People with disabilities are being helped to use gardening and nature to stay healthy during lockdown through a digital initiative by therapeutic horticulture charity Thrive.
Normally client gardeners with learning disabilities, autism and other long-term health conditions take part in face-to-face sessions at Thrive’s gardens in London, Birmingham and near Reading.
With the temporary closure of the charity’s centres due to lockdown, Thrive is now delivering sessions digitally to many clients at home.
Each week, they are sent instructional videos and step-by-step guides explaining what to do by Thrive Social and Therapeutic Horticulture practitioners. Activities have included bulb planting, bean and sweet pea sowing, sensory walks, as well as quizzes and other indoor tasks suitable for bad weather days.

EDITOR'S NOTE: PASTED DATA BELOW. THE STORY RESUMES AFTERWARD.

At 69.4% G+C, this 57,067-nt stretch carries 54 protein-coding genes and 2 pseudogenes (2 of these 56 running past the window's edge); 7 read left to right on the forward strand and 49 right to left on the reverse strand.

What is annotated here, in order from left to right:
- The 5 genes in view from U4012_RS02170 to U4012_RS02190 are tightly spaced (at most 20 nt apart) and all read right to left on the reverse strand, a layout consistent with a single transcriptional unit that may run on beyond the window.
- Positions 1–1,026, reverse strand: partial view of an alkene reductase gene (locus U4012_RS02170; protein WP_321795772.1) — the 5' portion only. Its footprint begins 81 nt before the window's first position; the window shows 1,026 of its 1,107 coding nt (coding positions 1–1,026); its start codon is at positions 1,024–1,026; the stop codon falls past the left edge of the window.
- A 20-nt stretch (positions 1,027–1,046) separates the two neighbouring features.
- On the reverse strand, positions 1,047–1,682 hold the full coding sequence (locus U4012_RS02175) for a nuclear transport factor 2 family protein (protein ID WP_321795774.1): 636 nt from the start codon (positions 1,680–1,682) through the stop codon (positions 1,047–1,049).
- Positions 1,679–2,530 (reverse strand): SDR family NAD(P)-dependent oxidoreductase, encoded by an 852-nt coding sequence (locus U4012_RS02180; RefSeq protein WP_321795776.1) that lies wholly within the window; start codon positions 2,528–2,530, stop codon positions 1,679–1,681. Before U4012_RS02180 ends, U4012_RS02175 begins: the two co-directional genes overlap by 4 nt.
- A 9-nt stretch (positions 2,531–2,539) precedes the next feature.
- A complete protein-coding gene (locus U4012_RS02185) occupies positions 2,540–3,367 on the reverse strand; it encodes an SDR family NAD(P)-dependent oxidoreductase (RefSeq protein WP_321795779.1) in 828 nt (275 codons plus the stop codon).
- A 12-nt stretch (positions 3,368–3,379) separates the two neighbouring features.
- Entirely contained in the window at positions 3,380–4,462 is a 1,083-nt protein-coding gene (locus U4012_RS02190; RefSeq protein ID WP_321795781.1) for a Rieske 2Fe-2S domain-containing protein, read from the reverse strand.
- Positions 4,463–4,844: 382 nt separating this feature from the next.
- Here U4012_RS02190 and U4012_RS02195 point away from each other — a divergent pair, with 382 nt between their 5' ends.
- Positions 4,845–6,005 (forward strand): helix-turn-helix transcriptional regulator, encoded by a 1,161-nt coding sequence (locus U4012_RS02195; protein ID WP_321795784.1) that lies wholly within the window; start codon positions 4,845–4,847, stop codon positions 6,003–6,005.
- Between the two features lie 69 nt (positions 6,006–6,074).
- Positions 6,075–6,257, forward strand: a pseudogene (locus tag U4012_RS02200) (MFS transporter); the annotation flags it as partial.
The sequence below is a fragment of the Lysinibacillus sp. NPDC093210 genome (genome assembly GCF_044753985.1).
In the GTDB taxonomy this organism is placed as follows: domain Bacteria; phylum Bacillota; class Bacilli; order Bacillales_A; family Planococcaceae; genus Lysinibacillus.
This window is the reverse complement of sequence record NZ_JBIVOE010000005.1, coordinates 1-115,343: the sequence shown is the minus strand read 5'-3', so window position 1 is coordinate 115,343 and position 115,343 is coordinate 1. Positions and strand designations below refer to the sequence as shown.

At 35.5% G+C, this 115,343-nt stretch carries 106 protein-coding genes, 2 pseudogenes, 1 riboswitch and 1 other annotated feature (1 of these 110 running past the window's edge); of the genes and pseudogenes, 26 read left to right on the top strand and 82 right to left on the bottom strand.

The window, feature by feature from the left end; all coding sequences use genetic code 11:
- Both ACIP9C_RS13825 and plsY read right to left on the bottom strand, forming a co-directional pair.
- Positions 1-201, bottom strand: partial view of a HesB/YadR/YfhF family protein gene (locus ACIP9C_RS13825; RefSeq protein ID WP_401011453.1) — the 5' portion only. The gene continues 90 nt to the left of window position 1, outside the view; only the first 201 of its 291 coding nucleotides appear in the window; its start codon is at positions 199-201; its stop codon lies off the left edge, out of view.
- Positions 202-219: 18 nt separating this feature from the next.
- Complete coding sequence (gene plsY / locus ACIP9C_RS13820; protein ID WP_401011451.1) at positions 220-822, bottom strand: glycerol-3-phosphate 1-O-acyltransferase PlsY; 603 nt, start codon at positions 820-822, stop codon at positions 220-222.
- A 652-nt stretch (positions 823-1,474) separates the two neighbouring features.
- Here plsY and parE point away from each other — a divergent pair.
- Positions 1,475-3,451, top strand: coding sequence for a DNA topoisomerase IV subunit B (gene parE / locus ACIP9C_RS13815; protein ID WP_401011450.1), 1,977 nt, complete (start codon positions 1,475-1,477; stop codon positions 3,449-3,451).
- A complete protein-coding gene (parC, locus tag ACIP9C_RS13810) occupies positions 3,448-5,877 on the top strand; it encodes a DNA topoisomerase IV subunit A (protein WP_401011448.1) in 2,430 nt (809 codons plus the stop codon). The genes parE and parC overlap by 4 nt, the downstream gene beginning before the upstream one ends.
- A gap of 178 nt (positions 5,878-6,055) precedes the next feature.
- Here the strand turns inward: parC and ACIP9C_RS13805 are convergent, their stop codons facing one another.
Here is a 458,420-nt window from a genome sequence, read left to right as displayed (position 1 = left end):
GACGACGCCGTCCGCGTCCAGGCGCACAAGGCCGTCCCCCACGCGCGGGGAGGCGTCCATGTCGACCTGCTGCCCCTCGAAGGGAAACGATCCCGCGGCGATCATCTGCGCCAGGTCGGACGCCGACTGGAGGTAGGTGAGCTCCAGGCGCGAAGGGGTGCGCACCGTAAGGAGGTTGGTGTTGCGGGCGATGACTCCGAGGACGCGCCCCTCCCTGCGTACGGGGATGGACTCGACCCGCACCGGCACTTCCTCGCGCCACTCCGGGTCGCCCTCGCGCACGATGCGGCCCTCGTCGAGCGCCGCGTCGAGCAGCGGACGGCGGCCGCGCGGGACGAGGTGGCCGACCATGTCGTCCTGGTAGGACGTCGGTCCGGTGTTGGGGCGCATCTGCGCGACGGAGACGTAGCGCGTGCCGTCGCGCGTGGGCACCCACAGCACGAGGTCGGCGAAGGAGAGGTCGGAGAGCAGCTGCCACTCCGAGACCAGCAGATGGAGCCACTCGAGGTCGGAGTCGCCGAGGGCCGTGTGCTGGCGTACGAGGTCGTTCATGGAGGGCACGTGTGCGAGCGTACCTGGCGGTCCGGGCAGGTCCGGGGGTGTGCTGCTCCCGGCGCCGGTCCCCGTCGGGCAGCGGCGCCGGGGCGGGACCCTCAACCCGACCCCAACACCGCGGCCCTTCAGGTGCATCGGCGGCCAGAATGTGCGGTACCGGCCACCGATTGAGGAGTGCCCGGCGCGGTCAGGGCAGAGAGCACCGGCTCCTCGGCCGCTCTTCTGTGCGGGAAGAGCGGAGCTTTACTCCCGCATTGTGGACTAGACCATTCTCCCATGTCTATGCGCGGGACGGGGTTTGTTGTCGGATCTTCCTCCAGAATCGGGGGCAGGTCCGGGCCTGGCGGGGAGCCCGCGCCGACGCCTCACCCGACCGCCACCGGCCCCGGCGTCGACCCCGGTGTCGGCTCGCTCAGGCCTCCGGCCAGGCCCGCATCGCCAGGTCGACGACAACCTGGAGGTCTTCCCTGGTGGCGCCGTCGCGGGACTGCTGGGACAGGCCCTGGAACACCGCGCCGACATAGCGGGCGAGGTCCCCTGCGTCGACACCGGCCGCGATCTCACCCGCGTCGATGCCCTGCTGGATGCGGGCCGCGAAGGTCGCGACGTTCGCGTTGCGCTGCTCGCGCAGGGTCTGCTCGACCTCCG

Follow-up meetings are held online to see how people are doing and to provide opportunities for clients to catch-up socially.
“It’s proving an effective way to help client gardeners experience the mental and physical health benefits of gardening while at home,” said Kathryn Rossiter, Thrive’s CEO.
“We hope it will prevent people from feeling isolated and cut-off by providing a digital connection to Thrive’s therapeutic horticulture programmes while they can’t attend them in-person.
“The feedback so far has been very positive, and we’re delighted to see that so many client gardeners are benefiting from it.
“We are grateful for the support of the National Lottery whose funding in Autumn 2020 for a pilot for clients unable to return to Thrive after the first lockdown has enabled us to scale-up and now offer this to many more clients during the current lockdown.”